Walk into The Den, but bring blankets Owners behind world’s largest snow maze launch sub-zero fine dining experience

A business known for seasonal family fun is adding frosty fine dining — or, more accurately, “adventure dining” — to the menu.

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A business known for seasonal family fun is adding frosty fine dining — or, more accurately, “adventure dining” — to the menu.

Beginning Saturday, intrepid foodies will be able to reserve a table made from frozen river ice for a sub-zero meal at The Den Restaurant, a temporary eatery made entirely of snow at A Maze in Corn.

“If you want to make something marketable, you’ve got to make it remarkable,” says Clint Masse, who co-owns the maze and zip line park near St. Adolphe, with his wife.

The Masse family got a taste of remarkable in 2019, when their annual snow maze was named largest in the world by the Guinness World Records association — a title that has attracted visitors from across Canada and the United States.

The international interest prompted Masse to start brainstorming other snow-based attractions.

“I figured (a restaurant) is less elaborate than a hotel,” Masse says, referring to the icy Hôtel de Glace in Quebec. “Now, I’m not so sure.”

Crews have been working on the roughly 2,000 square-foot restaurant in fluctuating temperatures for the last month. The structure is formed by piling approximately 500,000 pounds of snow on top of arched metal frames, which, when removed, leave hard-packed interior walls and high vaulted ceilings.

The Den — so named for the restaurant’s cave-like atmosphere — has a private ice bar, three dining rooms and seating for about 100 diners. The tables are made from cubes of snow and slabs of ice harvested from the Red River and seats have been fashioned from logs topped with furry cushions. Fittingly, the entrance is guarded by a family of carved snow bears.

Stepping inside the restaurant is an experience unto itself. It’s dark and near silent thanks to a lack of windows and thick well-insulated walls. While sunlight seeps into the doorways during the day, candles and twinkle lights fill the space at night.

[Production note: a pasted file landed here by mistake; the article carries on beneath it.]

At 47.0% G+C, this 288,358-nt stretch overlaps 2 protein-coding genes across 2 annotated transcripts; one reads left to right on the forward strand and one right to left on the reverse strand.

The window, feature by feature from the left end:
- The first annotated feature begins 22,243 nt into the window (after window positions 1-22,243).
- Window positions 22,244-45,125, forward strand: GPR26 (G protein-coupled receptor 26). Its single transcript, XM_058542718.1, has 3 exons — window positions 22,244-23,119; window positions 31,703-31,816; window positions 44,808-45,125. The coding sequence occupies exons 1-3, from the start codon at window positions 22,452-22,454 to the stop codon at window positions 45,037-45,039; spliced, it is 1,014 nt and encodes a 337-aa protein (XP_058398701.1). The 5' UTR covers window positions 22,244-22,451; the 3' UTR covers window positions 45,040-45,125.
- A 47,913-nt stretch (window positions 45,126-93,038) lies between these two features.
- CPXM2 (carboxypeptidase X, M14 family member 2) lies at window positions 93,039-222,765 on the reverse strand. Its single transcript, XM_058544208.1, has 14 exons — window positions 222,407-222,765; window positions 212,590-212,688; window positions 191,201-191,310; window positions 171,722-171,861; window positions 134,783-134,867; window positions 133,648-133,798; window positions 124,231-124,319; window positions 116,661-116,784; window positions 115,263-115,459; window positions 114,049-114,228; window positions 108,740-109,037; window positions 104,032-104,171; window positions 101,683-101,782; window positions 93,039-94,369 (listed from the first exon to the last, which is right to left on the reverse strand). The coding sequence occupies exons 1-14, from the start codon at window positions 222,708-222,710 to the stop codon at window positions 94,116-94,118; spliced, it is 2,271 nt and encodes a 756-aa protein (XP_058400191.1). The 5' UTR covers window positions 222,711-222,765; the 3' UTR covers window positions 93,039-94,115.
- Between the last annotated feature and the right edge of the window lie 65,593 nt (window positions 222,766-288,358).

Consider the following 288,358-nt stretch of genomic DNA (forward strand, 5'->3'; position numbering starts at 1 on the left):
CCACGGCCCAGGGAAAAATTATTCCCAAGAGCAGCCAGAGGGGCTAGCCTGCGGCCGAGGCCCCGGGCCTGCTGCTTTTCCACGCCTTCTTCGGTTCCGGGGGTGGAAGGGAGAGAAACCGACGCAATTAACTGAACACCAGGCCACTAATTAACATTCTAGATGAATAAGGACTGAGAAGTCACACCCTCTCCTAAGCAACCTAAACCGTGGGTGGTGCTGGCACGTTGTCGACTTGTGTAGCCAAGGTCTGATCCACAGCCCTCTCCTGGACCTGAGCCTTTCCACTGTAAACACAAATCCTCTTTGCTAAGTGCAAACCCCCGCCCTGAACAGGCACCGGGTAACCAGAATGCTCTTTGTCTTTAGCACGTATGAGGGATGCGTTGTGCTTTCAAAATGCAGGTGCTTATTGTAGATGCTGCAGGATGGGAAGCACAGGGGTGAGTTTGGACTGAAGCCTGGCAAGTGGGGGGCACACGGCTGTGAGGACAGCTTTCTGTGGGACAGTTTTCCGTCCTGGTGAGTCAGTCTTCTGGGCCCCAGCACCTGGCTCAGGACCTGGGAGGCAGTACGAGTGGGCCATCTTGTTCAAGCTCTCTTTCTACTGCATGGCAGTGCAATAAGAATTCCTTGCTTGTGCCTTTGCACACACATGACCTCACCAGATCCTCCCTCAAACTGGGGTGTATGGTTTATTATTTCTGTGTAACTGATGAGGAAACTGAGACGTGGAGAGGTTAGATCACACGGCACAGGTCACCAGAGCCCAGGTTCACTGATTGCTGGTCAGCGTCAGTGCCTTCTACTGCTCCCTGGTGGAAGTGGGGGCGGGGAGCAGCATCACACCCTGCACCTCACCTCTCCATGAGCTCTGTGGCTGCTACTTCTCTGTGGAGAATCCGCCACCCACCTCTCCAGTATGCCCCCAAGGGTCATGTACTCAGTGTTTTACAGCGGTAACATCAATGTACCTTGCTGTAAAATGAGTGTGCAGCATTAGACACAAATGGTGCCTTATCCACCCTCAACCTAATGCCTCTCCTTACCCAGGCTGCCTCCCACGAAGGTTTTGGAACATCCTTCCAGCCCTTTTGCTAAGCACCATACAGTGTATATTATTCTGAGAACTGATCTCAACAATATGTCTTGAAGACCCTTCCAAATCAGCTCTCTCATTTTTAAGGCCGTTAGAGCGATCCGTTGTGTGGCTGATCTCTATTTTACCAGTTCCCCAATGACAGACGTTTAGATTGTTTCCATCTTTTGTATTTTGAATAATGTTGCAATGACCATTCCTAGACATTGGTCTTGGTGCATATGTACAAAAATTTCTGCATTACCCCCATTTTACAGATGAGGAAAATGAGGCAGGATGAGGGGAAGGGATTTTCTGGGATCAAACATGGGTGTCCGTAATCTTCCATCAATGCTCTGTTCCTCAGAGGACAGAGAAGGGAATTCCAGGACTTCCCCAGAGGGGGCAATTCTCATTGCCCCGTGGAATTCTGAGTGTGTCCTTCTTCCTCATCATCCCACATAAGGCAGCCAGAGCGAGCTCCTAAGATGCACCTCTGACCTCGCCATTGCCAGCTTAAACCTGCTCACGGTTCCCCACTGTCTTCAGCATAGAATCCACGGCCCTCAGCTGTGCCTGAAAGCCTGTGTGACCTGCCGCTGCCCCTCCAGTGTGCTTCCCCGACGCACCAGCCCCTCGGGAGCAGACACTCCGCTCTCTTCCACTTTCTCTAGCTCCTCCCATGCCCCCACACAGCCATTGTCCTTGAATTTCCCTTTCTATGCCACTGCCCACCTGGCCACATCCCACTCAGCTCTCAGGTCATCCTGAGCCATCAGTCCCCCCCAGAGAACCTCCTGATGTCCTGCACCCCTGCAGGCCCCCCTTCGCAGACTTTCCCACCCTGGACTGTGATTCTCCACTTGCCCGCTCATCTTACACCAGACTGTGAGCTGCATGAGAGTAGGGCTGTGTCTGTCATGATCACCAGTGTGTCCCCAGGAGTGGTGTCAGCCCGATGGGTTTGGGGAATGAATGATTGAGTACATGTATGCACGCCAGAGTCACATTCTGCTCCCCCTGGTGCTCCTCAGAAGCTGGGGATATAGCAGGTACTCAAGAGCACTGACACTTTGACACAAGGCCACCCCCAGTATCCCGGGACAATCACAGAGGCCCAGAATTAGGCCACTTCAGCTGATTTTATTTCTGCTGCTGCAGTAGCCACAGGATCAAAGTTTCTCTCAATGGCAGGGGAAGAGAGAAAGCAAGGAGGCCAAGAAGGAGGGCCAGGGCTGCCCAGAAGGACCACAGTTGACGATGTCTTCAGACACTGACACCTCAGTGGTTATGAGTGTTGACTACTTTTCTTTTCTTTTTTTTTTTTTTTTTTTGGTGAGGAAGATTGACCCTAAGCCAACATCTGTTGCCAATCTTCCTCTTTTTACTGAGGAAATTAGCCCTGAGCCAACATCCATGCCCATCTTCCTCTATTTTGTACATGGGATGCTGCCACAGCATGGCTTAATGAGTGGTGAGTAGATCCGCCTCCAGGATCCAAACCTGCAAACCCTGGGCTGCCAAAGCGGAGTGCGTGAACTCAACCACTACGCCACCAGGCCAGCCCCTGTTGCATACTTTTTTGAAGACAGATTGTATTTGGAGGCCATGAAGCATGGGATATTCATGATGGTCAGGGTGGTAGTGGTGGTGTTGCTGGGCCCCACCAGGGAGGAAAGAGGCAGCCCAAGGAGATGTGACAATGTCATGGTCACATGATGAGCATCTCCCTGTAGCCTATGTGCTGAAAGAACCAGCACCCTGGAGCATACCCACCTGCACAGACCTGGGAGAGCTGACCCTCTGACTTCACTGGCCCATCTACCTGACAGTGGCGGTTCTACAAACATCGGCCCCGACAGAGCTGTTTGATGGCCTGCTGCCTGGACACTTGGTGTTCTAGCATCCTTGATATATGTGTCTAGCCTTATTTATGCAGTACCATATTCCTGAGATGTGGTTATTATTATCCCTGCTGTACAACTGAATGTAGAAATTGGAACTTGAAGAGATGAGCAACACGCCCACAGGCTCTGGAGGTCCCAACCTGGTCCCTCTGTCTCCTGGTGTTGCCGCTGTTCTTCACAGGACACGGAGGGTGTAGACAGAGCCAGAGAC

The dining room is shielded from the elements, but the ambient temperature remains below zero degrees celsius at all times (heating a building made of snow isn’t an option for obvious reasons).

Prior to The Den’s inaugural dinner service, event co-ordinators Dave and Jenn Neufeld have been working through a laundry list of cold-weather considerations.

Wine and water will be stored in ice-free coolers to keep from freezing, the dishware will be warmed prior to plating to keep food hot and the fresh cutlery will be brought out with each course so diners aren’t eating with ice-cold knives and forks.

“All those fine details, you have to think about,” Jenn says.

“Honestly, it’s a bit of a logistical nightmare,” Dave adds. “But we’ve got a plan in place to pull it all off.”

The husband-and-wife co-owners of Whitetail Meadow — an event venue in nearby Niverville — have facilitated many special occasions, but never outdoors in the dead of winter. They jumped at the opportunity when approached by Masse and had surprisingly little trouble convincing others to come aboard.

“I thought this was going to be a harder sell,” Dave says. “We called (WOW Catering) and left them a message and within maybe 10 minutes, chef Luc called me back and was like, ‘We’re in, what can we do?’”

Chef Luc Jean is a managing partner of the catering arm of WOW Hospitality Concepts. He was wrapping up a trip to Thailand this week (and thus unavailable for an interview), but will be returning from the tropics to helm The Den kitchen over the next month. Chef de cuisine Reuben Mathew was on site Tuesday with a clipboard in hand.

“Honestly, it’s a bit of a logistical nightmare… But we’ve got a plan in place to pull it all off.”–Dave Neufeld

“This is something different,” he says, surveying the still-under-construction restaurant. “We always like challenges.”

The kitchen will be operating out of a heated mobile trailer outside the restaurant. Serving staff will be dressed in winter attire and matching toques while running food to and fro.

Mathew and Jean have created several menus of warm comfort food and locally sourced ingredients. The Den is open two nights per week until Mar. 11. Fridays will feature a lineup of 14 tapas for $130 per guest; bites include bison carpaccio, beetroot fritters, mushroom caps and pickerel cheek lollipops. Saturdays offer a rotating four-course menu of hot soups, earthy salads, bison-based entrées and warm desserts for $180 per person. Tickets include gratuity, a signature cocktail and live entertainment.

Guests should arrive prepared to spend several hours in sub-zero temperatures. Parkas, ski pants and winter boots are encouraged. Blankets aren’t a bad idea either.

“We think what we’re doing here is pretty special and pretty unique,” Dave Neufeld says. “And it’s not going to be for everybody, we do understand that.”

Visit The Den restaurant’s website for a full menu and to make a reservation.


Twitter: @evawasney

Eva Wasney

Eva Wasney
Arts Reporter

Eva Wasney is a reporter for the Winnipeg Free Press.

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